PCU Team attends 2nd 'African Quaternary: Environments, Ecology and Humans' Conference, Kenya
Last month, Estelle Razanatsoa (Supervisors: A/Prof Lindsey Gillson, Dr Stephan Woodborne, Dr Malika Virah-Sawmy) and Andriantsilavo Razafimanantsoa (Supervisors: A/Prof Lindsey Gillson and Emeritus Prof William Bond) PhD candidates at the Plant Conservation Unit (PCU), University of Cape Town (UCT) presented their research on vegetation change in Madagascar at the second 'African Quaternary (AFQUA): Environments, Ecology and Humans' International Conference held at the National Museum in Nairobi, Kenya, 14-22 July 2018. They also participated in various workshops held at the conference.
The conference focused on climate and environmental research and gathered approximately 98 world-renowned scientists working in different regions in Africa from archaeological, palaeoecological and climatological approaches. Change in climate, fire history, as well as human economies in the African continents were discussed and it has been highlighted that African scientists need to acknowledge the challenges they are facing and communicate clearly their research in a way that is relevant to human dimension of the research zone.
During the session on African fire history called 'Africa on fire', Tsilavo presented on the impact of fire on forest patches and grassland in the central highlands of Madagascar over the last 9000 years (Fig 1). He showed that fire was present in the region with low frequency before human arrival and tends to increase towards the present period. In addition, he explained how dynamic the vegetation related to fire tendency was. After the conference, he then participated in a workshop called, 'Global Paleofire Working Group: Africa on fire!' where they showed how charcoal data should be analysed and interpreted, and demonstrated the use of the Global Charcoal Data.
Fig 1: Tsilavo Razafimanatsoa presenting on his PhD research during the 'Africa on fire' session
Estelle gave two talks. Her first talk was given during the paleoclimate session called, 'Quantitative palaeoclimatology, modelling and data-model comparisons' where she presented her results on the historical rainfall record of southwestern Madagascar generated from carbon isotope data analysis of Baobab rings (Fig 2). Estelle demonstrated the importance of such records for future research on the ecosystem as well as decisions on human adaptation to climate change. Her second talk was given during a session called, 'Applying the Quaternary: the role of the past in supporting the future'. Here she highlighted the role of the past in supporting the future by presenting on the vegetation response to human land-use in her study area and showed that paleoecology is a great opportunity to evaluate ecosystem change (equilibrium/alternative stable states) and to provide new information that could be used for sustainable livelihood which would not have been identified through traditional ecological analysis. After the conference, Estelle took part in the 'Radiocarbon dating and age-models' workshop, which focused on AMS radiocarbon dating techniques and creating chronologies, which is an important component of any palaeoecological work.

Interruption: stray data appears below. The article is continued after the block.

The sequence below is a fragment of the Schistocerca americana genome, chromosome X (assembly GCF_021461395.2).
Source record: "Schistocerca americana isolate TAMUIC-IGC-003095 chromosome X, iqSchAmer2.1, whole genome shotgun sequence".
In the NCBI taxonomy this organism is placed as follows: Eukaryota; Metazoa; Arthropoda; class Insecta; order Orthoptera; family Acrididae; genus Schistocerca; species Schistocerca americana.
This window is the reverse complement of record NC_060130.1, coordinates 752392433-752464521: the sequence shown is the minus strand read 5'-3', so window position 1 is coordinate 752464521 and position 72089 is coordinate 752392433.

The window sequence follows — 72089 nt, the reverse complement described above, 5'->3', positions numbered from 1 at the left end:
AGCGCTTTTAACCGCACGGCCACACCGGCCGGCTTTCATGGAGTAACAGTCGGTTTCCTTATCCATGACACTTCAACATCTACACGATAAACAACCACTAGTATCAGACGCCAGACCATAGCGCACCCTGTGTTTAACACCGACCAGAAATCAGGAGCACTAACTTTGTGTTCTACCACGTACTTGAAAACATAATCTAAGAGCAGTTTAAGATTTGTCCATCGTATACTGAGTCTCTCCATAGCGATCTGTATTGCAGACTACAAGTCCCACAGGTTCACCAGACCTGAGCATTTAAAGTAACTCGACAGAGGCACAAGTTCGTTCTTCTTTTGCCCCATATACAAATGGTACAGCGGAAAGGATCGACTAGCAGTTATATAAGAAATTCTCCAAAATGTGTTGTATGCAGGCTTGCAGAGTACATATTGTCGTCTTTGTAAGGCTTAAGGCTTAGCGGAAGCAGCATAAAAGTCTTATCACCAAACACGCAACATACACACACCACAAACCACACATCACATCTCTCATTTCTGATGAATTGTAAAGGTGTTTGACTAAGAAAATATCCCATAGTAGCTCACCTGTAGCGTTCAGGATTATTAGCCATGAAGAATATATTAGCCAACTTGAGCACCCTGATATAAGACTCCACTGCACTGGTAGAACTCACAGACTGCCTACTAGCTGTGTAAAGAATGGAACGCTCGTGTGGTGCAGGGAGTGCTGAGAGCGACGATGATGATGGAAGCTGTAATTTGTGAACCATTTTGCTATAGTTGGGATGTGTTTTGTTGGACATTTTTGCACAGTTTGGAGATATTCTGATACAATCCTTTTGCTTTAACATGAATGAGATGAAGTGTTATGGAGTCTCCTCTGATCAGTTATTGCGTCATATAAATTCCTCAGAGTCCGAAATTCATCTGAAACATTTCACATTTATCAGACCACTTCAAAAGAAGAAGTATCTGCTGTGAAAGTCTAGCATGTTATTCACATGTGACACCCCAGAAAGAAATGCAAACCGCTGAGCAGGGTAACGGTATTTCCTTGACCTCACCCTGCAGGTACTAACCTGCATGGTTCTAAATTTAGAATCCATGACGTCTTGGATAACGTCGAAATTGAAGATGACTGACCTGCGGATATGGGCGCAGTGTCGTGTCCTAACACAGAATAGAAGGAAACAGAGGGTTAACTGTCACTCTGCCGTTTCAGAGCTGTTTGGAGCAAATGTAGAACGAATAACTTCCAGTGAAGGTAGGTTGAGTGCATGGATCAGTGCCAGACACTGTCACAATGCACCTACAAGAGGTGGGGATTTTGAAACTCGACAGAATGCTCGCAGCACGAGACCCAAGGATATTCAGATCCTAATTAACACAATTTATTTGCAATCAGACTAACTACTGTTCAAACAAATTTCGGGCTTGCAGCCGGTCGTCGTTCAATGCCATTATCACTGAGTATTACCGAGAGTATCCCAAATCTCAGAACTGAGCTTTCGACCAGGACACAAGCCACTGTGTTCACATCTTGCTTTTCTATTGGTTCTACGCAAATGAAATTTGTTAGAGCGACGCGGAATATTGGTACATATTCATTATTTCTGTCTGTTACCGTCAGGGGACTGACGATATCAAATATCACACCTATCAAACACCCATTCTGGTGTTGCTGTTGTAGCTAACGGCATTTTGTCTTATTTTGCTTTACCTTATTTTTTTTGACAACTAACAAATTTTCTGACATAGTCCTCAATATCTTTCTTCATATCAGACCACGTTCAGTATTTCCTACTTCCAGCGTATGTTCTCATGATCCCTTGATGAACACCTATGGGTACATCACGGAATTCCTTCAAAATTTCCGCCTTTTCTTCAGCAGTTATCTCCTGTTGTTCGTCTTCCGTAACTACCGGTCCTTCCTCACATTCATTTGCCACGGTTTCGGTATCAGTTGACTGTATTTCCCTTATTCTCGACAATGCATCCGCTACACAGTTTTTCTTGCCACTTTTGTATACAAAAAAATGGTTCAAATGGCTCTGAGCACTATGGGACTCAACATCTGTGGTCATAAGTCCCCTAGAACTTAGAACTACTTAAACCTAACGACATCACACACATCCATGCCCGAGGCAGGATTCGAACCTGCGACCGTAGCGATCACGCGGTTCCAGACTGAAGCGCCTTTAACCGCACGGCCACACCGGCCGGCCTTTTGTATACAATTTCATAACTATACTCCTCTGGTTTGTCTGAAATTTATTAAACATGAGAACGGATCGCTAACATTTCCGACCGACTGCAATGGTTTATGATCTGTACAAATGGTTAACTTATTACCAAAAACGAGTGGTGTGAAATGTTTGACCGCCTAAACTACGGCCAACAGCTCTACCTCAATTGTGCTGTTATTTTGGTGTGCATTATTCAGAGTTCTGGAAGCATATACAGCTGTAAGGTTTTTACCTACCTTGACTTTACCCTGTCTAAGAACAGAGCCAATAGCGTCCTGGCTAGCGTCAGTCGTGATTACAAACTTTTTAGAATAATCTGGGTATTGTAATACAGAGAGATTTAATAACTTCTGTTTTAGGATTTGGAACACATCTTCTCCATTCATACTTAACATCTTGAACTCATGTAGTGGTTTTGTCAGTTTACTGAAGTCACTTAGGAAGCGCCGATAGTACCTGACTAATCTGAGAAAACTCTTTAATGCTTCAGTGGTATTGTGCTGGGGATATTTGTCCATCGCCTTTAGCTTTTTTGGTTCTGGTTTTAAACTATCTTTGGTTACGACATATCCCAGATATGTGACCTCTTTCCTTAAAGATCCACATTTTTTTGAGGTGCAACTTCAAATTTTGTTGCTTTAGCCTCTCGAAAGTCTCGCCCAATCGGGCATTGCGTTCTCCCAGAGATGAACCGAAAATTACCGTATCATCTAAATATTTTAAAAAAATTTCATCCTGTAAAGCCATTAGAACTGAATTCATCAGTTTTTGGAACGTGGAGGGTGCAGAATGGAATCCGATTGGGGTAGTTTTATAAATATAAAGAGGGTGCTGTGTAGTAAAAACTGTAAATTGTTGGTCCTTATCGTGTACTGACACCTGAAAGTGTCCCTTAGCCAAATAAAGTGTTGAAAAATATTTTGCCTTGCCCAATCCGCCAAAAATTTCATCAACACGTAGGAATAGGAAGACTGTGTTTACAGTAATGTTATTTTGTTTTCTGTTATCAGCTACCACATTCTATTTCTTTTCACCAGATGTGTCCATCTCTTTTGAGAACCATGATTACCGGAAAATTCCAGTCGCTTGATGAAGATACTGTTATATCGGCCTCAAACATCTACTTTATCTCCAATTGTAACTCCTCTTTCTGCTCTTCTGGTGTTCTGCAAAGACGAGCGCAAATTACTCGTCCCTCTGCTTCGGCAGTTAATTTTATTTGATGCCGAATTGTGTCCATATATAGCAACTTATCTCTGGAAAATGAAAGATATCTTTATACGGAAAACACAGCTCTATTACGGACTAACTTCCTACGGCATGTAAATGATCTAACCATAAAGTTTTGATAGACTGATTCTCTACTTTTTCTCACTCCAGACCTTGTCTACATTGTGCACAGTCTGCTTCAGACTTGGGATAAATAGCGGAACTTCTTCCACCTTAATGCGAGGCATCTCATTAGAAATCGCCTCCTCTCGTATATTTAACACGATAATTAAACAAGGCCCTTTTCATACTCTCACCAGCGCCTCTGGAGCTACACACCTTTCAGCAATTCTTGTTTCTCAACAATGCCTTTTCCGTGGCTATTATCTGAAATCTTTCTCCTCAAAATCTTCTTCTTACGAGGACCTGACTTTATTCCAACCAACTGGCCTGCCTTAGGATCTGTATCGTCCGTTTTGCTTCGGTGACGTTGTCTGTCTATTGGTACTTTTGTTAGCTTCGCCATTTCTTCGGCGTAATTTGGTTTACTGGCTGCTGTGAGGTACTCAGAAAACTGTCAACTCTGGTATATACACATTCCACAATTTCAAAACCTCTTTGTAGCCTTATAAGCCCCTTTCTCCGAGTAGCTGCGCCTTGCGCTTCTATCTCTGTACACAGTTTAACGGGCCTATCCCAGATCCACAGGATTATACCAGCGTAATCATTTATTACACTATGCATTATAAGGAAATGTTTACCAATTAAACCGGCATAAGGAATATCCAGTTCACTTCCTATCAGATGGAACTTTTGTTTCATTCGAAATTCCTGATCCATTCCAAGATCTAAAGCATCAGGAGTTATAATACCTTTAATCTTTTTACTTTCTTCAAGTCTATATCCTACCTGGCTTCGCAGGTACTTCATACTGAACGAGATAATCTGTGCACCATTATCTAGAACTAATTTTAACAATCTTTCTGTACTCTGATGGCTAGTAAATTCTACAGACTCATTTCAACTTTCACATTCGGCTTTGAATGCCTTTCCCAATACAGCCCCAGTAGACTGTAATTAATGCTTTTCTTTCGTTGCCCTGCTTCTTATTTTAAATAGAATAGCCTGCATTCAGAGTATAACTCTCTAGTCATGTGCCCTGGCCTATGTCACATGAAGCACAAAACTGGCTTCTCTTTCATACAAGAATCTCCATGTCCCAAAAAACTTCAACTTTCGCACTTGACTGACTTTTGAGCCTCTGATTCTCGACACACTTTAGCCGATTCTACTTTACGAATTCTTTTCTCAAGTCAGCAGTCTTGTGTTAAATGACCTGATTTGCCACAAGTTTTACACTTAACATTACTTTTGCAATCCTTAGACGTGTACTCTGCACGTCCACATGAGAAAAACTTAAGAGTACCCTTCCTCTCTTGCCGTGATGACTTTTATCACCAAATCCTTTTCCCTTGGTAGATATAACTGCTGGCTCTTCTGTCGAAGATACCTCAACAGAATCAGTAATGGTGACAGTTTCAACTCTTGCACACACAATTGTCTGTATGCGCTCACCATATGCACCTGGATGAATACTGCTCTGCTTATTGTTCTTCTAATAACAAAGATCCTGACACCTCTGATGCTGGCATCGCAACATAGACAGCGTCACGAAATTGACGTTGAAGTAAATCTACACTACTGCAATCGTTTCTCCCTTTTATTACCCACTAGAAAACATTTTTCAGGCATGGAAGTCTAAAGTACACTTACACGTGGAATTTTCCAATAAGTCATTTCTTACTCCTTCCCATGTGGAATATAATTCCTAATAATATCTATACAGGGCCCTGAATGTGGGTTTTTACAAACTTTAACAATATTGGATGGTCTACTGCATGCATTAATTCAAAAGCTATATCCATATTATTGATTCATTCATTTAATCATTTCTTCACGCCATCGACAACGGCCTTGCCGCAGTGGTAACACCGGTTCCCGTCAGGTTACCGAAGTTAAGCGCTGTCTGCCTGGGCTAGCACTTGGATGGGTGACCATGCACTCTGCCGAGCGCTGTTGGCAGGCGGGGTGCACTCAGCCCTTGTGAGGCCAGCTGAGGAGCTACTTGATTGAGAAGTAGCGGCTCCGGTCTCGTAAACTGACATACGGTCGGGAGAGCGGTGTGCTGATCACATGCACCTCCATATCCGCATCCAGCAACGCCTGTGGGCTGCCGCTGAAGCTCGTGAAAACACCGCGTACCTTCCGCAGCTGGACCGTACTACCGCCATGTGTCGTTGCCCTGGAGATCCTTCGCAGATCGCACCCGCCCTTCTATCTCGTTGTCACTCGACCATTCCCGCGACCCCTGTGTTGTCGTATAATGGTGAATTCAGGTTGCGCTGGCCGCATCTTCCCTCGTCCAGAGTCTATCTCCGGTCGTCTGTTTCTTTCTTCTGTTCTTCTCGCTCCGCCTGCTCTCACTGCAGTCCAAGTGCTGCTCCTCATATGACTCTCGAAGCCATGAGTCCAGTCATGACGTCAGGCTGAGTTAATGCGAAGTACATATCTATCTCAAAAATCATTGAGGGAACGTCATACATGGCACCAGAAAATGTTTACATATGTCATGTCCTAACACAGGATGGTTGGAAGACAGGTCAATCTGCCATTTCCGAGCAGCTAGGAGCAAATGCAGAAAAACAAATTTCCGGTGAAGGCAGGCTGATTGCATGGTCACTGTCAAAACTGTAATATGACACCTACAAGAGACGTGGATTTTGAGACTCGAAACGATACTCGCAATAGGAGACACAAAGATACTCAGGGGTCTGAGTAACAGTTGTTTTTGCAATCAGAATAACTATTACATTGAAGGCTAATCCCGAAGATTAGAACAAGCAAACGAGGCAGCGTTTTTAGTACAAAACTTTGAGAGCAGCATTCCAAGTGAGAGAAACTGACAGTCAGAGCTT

Fig 2: Estelle Razanatsoa presenting on part of her PhD research during the 'Quantitative palaeoclimatology, modelling and data-model comparisons' session
Overall, the conference gave both of Tsilavo and Estelle endless opportunities, such as networking, getting feedback from specialists, sharing their perspectives as early career scientists and, more importantly, building new friendships.
Fig 3 (from left to right): Estelle Razanatsoa (PCU), Tsilavo Razafimanatsoa (PCU) and Tamryn Hamilton (Wits University)
Estelle and Tsilavo would like to thank their respective supervisors and the PCU.
Thanks to Global Paleofire Working Group for providing funding to Tsilavo and the AFQUA committee for providing Estelle with the necessary travel grant for the conference.
~ Article & images contributed by Estelle Razanatsoa and Andriantsilavo Razafimanantsoa